I like to use rock salt for vegetation killer/control. I use the rock salt pellets or make a brine ( rock salt in a barrel and add water to solidify ) mixing every few days to help break it down. I use a watering can or sprayer to apply to my desired area. Hope this helps it works for me on a smaller scale. And if the weeds or vegetation is stubborn I use rock salt directly. Good luck on your journey friend keep on growing........
 
R Scott
Posts: 3351
Location: Kansas Zone 6a
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http://www.txideafarm.com/cactuscontrol.htm

To buy this tool sounds expensive for 10 acres, but it is a LOT of steel. Read the description of how it works and maybe you can think of ways to reproduce the results with what you have.

Shovel method works if you have a place to compost the remains, but is labor intensive.
 
John Elliott
pollinator
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Eat it. How is it with scrambled eggs in a breakfast burrito?

The only reason herbivores don't keep it under control is because of the spines. If you can burn them off, you've got plenty of premium fodder there.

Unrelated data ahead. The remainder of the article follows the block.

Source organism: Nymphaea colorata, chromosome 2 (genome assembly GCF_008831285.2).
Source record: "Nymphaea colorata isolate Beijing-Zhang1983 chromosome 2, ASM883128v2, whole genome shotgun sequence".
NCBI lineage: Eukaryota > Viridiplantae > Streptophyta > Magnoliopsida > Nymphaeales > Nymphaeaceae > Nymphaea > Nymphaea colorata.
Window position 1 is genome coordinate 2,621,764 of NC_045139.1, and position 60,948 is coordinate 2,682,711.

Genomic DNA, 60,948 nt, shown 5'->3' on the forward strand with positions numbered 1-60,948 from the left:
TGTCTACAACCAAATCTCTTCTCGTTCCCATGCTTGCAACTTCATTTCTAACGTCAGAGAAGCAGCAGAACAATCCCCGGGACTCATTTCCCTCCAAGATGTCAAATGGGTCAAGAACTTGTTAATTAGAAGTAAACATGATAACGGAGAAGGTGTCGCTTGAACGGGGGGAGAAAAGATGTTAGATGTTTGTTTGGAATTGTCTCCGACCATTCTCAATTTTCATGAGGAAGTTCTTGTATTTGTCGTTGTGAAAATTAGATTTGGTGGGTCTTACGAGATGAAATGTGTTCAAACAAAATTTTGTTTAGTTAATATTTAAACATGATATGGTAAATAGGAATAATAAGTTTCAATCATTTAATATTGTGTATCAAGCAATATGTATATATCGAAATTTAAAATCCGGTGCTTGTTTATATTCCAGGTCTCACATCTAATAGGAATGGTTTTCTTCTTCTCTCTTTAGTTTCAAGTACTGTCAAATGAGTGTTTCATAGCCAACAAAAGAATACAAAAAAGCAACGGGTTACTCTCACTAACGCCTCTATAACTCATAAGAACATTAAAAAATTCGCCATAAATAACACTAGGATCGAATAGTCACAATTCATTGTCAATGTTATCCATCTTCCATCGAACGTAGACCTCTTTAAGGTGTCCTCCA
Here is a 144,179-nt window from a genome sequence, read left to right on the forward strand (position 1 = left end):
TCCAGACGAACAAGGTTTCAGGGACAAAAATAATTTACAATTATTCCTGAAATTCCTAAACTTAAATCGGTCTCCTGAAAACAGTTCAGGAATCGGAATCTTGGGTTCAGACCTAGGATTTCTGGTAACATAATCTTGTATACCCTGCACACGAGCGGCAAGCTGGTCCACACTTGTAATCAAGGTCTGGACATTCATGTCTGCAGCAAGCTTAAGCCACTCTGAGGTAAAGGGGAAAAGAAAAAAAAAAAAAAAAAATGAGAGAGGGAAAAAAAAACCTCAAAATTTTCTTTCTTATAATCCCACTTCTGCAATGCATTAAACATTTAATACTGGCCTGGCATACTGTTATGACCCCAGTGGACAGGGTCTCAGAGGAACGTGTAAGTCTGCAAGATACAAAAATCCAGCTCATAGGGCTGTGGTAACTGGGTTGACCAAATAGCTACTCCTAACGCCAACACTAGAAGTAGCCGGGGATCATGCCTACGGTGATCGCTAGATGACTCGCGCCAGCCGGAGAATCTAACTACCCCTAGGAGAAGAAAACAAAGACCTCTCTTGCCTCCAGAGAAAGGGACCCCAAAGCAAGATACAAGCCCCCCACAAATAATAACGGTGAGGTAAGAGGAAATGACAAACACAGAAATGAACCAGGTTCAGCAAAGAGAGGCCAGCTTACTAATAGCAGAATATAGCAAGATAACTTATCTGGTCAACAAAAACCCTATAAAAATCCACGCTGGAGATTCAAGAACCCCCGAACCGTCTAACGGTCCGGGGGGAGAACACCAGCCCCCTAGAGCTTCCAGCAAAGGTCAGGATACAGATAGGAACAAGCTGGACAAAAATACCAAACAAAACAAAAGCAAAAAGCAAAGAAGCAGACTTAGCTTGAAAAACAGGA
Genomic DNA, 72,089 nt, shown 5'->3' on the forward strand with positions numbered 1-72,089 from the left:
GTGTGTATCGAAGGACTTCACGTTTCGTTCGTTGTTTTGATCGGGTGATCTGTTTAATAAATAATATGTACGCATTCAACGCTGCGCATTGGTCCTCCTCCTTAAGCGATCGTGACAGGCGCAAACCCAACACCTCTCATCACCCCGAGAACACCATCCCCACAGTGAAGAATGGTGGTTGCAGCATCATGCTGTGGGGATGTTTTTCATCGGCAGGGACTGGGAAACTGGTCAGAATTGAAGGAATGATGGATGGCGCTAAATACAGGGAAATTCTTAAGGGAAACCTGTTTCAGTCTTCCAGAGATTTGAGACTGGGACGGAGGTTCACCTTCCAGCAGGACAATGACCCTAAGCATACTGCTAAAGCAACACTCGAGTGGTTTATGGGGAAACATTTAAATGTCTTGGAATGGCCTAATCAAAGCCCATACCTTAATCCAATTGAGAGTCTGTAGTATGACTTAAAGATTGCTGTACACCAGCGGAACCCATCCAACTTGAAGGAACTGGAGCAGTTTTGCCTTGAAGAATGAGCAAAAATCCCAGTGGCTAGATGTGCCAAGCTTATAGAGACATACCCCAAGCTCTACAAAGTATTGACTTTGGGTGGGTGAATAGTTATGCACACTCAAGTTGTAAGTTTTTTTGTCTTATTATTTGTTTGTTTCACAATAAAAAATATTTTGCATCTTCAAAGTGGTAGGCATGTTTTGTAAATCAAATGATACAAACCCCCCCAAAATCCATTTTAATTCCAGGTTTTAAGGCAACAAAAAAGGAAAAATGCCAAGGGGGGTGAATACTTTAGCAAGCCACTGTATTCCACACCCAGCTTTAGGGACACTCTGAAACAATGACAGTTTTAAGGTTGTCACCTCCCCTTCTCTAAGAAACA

Bill Ramsey
Posts: 86
Location: SW Georgia, zone 8b
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I've been planting them as fast as I can in the back of the property. (As I was writing that FedEx drove up with one that I ordered from Territorial..) I agree with the Eat the Weeds approach. I've had a few pests turn into something beneficial. My opuntia are the "thornless" type but putting some ingenuity to work on those spiny boogers might make them more appreciated or at least make eradicating them less of a chore. I saw a big nopal sized veggie peeler online that looked like a piece of steel tubing that had one side ground off to make the sharp edges. It looked worthwhile to make but I haven't tried it yet.